Whatever the reason, our body is restricted and therefore not expressing optimal health.
We can also learn to contract as adults. There are seemingly benign reasons for holding ourselves in. Dr Libby Weaver gives the example of wanting a flat belly, to look slim and attractive. Or perhaps we want to wear trousers or skirts that require us to squeeze ourselves in. So we pull in and stay pulled in – cutting our breath off from our whole body.
The impacts of contracting our breath are profound. Contracting can become a limiting patterning within our body that is locking in our health and potential.
We can know where we might be on the continuum of healthy breathing, by using our internal felt-sense.
When we have chronic holding, our felt-sense of breathing can actually disappear. We don’t feel we have a respiratory diaphragm, never mind any other diaphragms. There is no sensation. We may be confused about what happens to our diaphragm when we breath in (e.g. does it go up or down?) as we have no direct sense of this part of our body. We are oblivious to what is happening inside. This is a natural effect of trauma on our felt-sense.
As we tune in and explore our breath, we might notice that our body feels contracted and tight. As if our skin and muscles do not have room to move. We might also find that no amount of stretching will open this tightness up.
Maybe we have stubborn aches and pains that simply doesn’t go away. This is because the body needs to process the trauma that it is holding on to. This processing needs sensitive attunement and isn’t something that can be pushed or imposed. Our body has to open, much like a flower opens its petals.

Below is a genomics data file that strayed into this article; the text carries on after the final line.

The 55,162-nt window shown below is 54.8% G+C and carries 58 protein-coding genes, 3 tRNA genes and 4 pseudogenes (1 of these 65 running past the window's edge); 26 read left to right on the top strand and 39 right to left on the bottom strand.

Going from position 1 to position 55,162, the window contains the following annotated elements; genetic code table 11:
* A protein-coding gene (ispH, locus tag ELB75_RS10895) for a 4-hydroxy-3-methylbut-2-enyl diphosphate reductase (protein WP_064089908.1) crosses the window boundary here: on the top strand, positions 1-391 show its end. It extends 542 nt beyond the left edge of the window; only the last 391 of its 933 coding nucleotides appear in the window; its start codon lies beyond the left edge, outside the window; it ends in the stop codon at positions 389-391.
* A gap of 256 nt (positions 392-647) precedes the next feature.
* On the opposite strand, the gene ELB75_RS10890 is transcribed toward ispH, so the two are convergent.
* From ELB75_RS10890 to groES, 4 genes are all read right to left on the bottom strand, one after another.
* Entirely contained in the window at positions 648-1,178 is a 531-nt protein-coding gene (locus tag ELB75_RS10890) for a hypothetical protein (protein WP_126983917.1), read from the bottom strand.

We may believe that it is impossible to feel or change our contractions. In essence, we might give up on ourselves by dismissing the relevance of this patterning for our health. And yet we are always changing, and our bodies want to become free. So, the potential is always there for things to open up and become freer for us.
HOW IS YOUR BREATHING?
- Can you tune into the movement of your respiratory diaphragm? How does it move?
- Does your breath feel silky, smooth and even? Does it feel stuck somewhere? Is your breathing full and easy?
- If you tune into all your diaphragms, how do these move? Can you feel your pelvic floor ‘breathe’?
Coming Back to Optimal Health
Our bodies are remarkably adaptable. It is possible to come back into relationship with the experience of your breath. As you do, your breath changes. Your awareness of this impacts your physiology, and the impact is both relaxing and grounding.
To have that direct felt-sense and direct knowing of your own breath as a gentle rhythm (filling up and widening in your whole body, then pulling inwards and back out again) connects you to your health.
In time our breath can also synchronise with our energy field, and with the universal energy field. Then, it is as if we are being breathed. The experience is counter-intuitive because of all our conditioning about what we think breathing is. Our bodies feel deeply nourished when this happens. For me, I laugh at how marvellous it all is.
I didn’t know I could breathe like this, that there is more to open in to.